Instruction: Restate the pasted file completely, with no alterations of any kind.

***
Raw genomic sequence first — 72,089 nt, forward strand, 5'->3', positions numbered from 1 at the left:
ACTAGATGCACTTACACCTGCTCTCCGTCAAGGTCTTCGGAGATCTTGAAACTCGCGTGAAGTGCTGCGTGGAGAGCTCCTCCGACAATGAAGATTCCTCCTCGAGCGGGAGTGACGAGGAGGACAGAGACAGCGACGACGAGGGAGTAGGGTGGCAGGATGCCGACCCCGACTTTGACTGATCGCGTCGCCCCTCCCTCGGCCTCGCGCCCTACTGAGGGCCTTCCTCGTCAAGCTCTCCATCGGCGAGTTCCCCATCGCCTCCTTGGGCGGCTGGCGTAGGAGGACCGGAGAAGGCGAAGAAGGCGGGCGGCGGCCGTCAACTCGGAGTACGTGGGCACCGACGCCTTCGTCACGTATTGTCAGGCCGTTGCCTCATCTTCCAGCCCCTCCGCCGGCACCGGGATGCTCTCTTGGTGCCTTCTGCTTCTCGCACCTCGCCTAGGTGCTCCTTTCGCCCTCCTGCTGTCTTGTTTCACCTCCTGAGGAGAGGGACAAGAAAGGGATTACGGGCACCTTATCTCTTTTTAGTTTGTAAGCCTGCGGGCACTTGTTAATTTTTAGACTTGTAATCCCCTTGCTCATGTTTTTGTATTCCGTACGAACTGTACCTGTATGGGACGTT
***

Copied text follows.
Raw genomic sequence first — 72,089 nt, forward strand, 5'->3', positions numbered from 1 at the left:
ACTAGATGCACTTACACCTGCTCTCCGTCAAGGTCTTCGGAGATCTTGAAACTCGCGTGAAGTGCTGCGTGGAGAGCTCCTCCGACAATGAAGATTCCTCCTCGAGCGGGAGTGACGAGGAGGACAGAGACAGCGACGACGAGGGAGTAGGGTGGCAGGATGCCGACCCCGACTTTGACTGATCGCGTCGCCCCTCCCTCGGCCTCGCGCCCTACTGAGGGCCTTCCTCGTCAAGCTCTCCATCGGCGAGTTCCCCATCGCCTCCTTGGGCGGCTGGCGTAGGAGGACCGGAGAAGGCGAAGAAGGCGGGCGGCGGCCGTCAACTCGGAGTACGTGGGCACCGACGCCTTCGTCACGTATTGTCAGGCCGTTGCCTCATCTTCCAGCCCCTCCGCCGGCACCGGGATGCTCTCTTGGTGCCTTCTGCTTCTCGCACCTCGCCTAGGTGCTCCTTTCGCCCTCCTGCTGTCTTGTTTCACCTCCTGAGGAGAGGGACAAGAAAGGGATTACGGGCACCTTATCTCTTTTTAGTTTGTAAGCCTGCGGGCACTTGTTAATTTTTAGACTTGTAATCCCCTTGCTCATGTTTTTGTATTCCGTACGAACTGTACCTGTATGGGACGTT